Nurseries used to buy in bareroot Helleborus niger and then pot them up in a peat-based medium. That was a big mistake, and it got the plants off to a bad start. Not knowing any better, most buyers probably attempted to duplicate similar conditions in the garden. Such plants were probably doomed. Every once and a while a plant would take hold, and observant growers often noticed that such plants were near concrete. Eventually the word got around that it was neutral or alkaline soil which Helleborus niger needs.

Years ago I discovered that this species really goes to town in ComPRO (a composted sewage sludge product which contains loads of lime). I once dug a plant and tried to trace the root system: it went on for several feet before I gave up.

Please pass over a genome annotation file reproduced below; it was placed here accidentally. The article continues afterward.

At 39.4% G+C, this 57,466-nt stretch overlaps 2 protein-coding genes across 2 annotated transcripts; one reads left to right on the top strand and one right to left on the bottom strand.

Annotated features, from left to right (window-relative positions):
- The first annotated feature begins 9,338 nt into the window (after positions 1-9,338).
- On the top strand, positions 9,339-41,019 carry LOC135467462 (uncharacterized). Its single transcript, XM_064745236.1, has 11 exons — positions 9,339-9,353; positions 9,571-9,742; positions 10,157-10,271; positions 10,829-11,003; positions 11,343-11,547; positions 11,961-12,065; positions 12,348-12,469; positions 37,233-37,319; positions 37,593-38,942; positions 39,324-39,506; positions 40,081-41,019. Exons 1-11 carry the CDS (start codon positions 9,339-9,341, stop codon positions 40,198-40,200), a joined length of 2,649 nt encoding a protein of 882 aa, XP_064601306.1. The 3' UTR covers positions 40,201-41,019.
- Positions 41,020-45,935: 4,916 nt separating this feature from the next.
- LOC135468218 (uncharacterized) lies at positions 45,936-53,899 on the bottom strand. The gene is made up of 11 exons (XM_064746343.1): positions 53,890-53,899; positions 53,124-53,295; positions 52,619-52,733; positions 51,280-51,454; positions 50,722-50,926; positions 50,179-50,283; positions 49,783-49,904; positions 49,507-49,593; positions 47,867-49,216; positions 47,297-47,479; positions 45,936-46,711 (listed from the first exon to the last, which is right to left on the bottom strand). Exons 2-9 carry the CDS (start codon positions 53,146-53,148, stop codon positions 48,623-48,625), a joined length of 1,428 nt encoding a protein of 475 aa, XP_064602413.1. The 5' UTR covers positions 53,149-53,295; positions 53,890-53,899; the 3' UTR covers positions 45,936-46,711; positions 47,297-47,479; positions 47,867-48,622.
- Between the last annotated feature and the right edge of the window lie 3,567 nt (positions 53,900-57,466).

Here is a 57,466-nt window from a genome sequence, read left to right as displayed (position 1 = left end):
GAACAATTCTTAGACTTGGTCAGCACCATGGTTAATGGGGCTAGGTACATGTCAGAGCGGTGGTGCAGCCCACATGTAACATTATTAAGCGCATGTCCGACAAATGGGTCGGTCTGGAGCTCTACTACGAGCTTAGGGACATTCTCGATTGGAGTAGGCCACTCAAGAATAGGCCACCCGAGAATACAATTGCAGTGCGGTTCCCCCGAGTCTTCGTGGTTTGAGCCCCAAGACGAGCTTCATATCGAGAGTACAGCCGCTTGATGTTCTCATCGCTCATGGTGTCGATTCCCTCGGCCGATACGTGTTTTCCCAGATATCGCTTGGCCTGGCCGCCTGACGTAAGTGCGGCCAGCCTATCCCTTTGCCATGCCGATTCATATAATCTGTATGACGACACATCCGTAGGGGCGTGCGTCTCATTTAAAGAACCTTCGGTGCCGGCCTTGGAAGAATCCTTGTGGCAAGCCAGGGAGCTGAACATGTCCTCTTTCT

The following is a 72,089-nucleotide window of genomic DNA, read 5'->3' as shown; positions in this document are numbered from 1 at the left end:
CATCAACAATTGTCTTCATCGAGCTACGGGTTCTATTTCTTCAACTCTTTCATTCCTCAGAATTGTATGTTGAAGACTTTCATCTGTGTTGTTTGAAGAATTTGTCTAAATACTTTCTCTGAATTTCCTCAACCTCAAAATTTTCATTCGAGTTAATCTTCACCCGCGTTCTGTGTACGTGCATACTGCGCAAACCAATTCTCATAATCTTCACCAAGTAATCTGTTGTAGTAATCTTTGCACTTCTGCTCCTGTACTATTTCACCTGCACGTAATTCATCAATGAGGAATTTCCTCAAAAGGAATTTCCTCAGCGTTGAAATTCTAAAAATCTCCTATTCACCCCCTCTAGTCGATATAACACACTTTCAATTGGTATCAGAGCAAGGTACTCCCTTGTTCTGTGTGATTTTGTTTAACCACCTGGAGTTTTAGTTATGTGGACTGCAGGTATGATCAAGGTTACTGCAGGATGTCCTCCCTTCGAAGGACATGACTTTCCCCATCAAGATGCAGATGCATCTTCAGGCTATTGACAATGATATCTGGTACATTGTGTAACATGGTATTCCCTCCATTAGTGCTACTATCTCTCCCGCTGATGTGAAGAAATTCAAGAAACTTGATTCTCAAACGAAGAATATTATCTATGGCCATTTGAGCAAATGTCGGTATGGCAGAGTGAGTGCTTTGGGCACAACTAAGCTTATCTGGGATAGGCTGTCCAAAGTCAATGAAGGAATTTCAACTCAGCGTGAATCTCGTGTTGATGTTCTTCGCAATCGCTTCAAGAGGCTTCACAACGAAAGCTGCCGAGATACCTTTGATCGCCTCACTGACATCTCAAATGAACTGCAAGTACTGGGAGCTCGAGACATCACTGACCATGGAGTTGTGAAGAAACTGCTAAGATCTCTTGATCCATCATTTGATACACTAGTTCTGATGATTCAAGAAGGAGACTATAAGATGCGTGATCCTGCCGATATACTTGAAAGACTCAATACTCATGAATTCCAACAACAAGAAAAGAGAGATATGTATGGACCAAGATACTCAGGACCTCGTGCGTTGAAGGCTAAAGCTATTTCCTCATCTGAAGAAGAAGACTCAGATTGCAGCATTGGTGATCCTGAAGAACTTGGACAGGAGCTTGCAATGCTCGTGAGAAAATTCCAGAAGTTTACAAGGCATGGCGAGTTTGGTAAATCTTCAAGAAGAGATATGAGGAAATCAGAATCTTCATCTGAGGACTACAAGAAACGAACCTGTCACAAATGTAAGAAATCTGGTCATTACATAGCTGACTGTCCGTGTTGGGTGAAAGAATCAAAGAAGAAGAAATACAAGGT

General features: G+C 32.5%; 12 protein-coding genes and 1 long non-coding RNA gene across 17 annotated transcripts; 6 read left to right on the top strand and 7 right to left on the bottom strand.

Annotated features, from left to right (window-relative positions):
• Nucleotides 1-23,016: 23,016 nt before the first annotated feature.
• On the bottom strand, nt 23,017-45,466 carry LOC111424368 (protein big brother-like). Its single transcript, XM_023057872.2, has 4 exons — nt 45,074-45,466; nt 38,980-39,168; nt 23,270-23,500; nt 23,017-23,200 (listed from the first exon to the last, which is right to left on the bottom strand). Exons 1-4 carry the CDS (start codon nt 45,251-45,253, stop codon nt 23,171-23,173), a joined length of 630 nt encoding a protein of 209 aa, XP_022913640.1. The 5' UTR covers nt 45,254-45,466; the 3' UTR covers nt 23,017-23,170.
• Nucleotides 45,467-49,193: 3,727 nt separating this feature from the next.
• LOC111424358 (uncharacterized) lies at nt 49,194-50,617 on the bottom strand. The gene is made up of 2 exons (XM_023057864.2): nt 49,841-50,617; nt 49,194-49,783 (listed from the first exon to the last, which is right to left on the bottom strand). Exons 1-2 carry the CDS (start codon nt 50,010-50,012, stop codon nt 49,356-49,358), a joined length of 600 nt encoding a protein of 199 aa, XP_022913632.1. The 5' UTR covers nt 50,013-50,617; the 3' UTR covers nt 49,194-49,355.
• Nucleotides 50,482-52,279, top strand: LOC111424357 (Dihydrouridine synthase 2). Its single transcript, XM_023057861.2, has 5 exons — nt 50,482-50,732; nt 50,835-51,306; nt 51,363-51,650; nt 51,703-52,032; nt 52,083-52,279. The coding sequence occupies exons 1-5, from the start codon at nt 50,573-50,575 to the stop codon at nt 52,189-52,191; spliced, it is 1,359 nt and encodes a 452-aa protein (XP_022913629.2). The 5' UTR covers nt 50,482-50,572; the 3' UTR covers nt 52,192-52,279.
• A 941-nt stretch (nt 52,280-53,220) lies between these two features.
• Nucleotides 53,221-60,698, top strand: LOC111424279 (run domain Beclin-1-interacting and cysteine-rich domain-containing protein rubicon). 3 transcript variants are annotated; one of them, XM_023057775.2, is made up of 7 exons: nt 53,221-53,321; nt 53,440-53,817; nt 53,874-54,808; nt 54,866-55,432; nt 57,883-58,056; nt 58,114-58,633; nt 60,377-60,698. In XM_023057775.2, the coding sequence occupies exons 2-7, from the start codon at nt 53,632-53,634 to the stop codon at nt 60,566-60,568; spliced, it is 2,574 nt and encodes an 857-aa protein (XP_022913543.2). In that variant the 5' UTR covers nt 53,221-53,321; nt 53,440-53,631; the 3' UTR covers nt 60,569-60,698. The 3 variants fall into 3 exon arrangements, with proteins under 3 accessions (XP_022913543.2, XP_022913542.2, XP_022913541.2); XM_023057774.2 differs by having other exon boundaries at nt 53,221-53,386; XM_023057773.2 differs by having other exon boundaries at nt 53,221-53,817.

Yet even those of us who grow Helleborus niger successfully were still facing one major disappointment: our plants did not bloom until sometime in March.

German nurseries in the early twentieth century grew clones or seed grown strains of Helleborus niger selected for early bloom. But eventually, the emphasis among growers seems to have shifted from selection for bloom time to selection for large flowers. The plant I have had in my garden for decades produces very large flowers, flowers sometimes five inches in diameter – in early March!

The images above show two recent German tissue propagated clones selected for early bloom time. Each of these is said to begin blooming in November! The two cultivars shown are (above) ‘HGC Jacob’ aka ‘HGC Jacob Classic’ and (below) ‘HGC Josef Lemper’. I intend to grow these in a cold frame to give the early flowers every chance of developing well. And, plants growing in the protection of a cold frame are more likely to ripen viable seed.

I'm very excited to have acquired these plants. So excited that after taking the pictures and noticing that the blooms are mud-splashed, I've gone ahead with this entry. I'll try to get better images of cleaner blooms soon.